Rheumatoid arthritis (often shortened to "RA") is a disease in which the immune system attacks the body's own tissues. The joints of the hands, wrists, ankles, knees, and feet are usually the most seriously affected, but the severity and pattern of the disease varies substantially from one person to another Figure 01. Common early symptoms of rheumatoid arthritis include pain, swelling, and stiffness of the joints. Later, symptoms may include joint deformity and loss of joint movement. The pain and swelling may disappear at times as if the disease has been cured (a period called remission), only to flare up again later.
Figure 01. Common pain sites of rheumatoid arthritis
Without early treatment, the damage that rheumatoid arthritis causes can become worse over time. The disease has the potential to damage the joint's tissues and the bones. In rheumatoid arthritis, continuous inflammation in the spaces between the joint gradually damage the fibrous connective tissue that holds the skeleton together at the joints (cartilage), narrowing the joint space and eventually eroding bone. Under normal circumstances, inflammation is a product of the body's immune system, which fights off invaders and infections, and heals injuries. Inflammation usually dies down once the body has gotten rid of the problem. But in rheumatoid arthritis, the body's immune system continues to attack the joints, which leads to persistent inflammation, for reasons that are not yet understood. This process gradually ruins cartilage and erodes the bones.
Rheumatoid arthritis can strike people as early as age 30, but it most often occurs in people between the ages of 40 and 60. Prior to 60 years of age, it affects women three times as often as it does men. After age 60, there is an equal frequency of men and women.
There are several different types of rheumatoid arthritis. Your diagnosis will be based upon your symptoms and the results of tests and x-rays.
The diagnosis of RA is a clinical one, supported by laboratory tests and x-rays. The various types of rheumatoid arthritis are differentiated by the symptoms they produce and the presence or absence of a certain protein in the bloodstream. This protein, known as an autoantibody, is called the rheumatoid factor (RF), and is produced as a result of the body attacking its own immune system. The presence or the absence of RF does not indicate whether or not you actually have rheumatoid arthritis. It can, however, indicate what type of the disease you have.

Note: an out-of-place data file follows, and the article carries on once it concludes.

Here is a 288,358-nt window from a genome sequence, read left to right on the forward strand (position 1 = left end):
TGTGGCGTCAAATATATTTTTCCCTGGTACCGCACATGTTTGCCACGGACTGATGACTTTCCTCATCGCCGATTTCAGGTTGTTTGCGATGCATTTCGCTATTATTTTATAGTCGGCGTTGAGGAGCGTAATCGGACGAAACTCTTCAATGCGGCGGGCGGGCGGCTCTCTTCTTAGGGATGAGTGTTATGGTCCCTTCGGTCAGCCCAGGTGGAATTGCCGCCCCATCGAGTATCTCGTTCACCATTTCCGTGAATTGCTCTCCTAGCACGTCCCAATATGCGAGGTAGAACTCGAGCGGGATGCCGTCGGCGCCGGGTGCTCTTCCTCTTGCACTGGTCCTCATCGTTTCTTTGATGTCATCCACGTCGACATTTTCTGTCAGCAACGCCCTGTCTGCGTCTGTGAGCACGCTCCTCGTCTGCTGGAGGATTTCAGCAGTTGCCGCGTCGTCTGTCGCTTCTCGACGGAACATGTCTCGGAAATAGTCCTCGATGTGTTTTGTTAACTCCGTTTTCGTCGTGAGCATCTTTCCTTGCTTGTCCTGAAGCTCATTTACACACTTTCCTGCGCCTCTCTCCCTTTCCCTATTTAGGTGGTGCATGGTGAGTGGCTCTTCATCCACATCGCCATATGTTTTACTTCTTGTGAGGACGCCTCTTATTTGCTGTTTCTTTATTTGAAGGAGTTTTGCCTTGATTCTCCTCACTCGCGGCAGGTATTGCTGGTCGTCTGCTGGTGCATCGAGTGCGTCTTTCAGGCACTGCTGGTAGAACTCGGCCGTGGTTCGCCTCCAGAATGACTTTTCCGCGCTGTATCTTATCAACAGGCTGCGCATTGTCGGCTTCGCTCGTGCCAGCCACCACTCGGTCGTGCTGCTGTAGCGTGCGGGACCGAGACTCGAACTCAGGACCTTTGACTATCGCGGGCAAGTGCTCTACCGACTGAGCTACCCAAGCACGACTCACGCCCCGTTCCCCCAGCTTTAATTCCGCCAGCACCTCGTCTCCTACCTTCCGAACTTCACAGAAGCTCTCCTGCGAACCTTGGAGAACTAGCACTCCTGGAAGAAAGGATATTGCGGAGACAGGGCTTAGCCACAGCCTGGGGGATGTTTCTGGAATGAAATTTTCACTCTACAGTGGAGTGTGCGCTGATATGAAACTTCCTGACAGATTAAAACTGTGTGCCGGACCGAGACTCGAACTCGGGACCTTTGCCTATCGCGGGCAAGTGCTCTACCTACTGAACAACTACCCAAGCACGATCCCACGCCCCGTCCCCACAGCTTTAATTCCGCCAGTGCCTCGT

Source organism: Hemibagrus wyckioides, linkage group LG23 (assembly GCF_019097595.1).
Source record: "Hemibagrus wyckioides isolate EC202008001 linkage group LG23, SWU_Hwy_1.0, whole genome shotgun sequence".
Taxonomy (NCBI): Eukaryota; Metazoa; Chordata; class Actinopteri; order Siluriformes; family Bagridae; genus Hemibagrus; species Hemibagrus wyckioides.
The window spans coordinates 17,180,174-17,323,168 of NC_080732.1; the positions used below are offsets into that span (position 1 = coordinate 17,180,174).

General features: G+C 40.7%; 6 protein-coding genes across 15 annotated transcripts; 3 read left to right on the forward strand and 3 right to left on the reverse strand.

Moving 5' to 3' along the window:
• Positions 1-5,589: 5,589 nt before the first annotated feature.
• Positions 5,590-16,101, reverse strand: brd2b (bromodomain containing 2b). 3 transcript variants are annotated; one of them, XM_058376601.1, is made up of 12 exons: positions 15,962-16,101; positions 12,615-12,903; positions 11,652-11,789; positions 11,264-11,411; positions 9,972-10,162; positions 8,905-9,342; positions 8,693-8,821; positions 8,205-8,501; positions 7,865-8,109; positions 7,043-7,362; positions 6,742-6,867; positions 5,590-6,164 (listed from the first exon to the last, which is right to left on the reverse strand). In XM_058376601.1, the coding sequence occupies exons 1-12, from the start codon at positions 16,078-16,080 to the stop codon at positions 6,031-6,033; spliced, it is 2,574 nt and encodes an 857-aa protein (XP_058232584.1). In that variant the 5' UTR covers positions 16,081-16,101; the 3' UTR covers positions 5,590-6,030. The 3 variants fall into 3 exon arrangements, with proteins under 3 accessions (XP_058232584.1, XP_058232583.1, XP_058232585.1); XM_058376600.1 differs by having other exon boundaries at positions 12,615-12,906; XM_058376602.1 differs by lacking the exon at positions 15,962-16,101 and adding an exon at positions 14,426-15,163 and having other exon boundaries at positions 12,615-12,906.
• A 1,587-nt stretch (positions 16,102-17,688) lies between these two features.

About 80% of people with rheumatoid arthritis have a positive test for rheumatoid factor. This form of rheumatoid arthritis is called rheumatoid factor—positive (or seropositive) rheumatoid arthritis.
In contrast, some people with rheumatoid arthritis consistently have a negative test for rheumatoid factor. This form of rheumatoid arthritis is called rheumatoid factor—negative (or seronegative) rheumatoid arthritis. It tends to be milder than the seropositive type.
Rheumatoid factor status can fluctuate in some people with rheumatoid arthritis.
A team of health care providers often manages rheumatoid arthritis. A rheumatologist—a doctor who specializes in musculoskeletal conditions—most commonly treats rheumatoid arthritis. However, a primary care doctor plays an important role in monitoring the effectiveness of treatment, treating other medical conditions, and addressing the psychological and social effects of rheumatoid arthritis. Who you see will depend on the severity of your rheumatoid arthritis. A physical therapist will help you to rehabilitate any loss of movement you may experience. An occupational therapist will help you to improve and recover your ability to perform tasks in your daily living and working environments. Your team of health care professionals may also include a surgeon and a psychiatrist or psychologist to help you with the emotional stress of the condition.
Most people with rheumatoid arthritis can still participate in family, occupational, and social activities. Aggressive treatment during the first few months after diagnosis will keep your condition under control. While there may be some days where your pain and discomfort may prevent you from participating in your regular activities, there is a good chance that you could enjoy long periods of disease control.
Rheumatoid arthritis is thought to result from a combination of genetic susceptibility and exposure to some “trigger.” The specific trigger for rheumatoid arthritis has not been identified at this time. Researchers are still looking for the factor that suddenly initiates rheumatoid arthritis in susceptible people. They suspect that some infectious agent, perhaps a bacterium or virus, triggers the inappropriate immune reaction.
If you have rheumatoid arthritis in your family, you may be more susceptible to the disease yourself.
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